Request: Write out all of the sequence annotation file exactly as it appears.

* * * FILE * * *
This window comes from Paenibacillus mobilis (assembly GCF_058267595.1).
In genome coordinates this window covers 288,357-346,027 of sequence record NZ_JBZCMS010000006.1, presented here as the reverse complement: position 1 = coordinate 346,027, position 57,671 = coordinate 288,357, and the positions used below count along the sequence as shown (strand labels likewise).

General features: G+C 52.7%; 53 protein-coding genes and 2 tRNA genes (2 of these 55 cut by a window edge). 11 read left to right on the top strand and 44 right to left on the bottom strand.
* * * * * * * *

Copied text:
This window comes from Paenibacillus mobilis (assembly GCF_058267595.1).
In genome coordinates this window covers 288,357-346,027 of sequence record NZ_JBZCMS010000006.1, presented here as the reverse complement: position 1 = coordinate 346,027, position 57,671 = coordinate 288,357, and the positions used below count along the sequence as shown (strand labels likewise).

General features: G+C 52.7%; 53 protein-coding genes and 2 tRNA genes (2 of these 55 cut by a window edge). 11 read left to right on the top strand and 44 right to left on the bottom strand.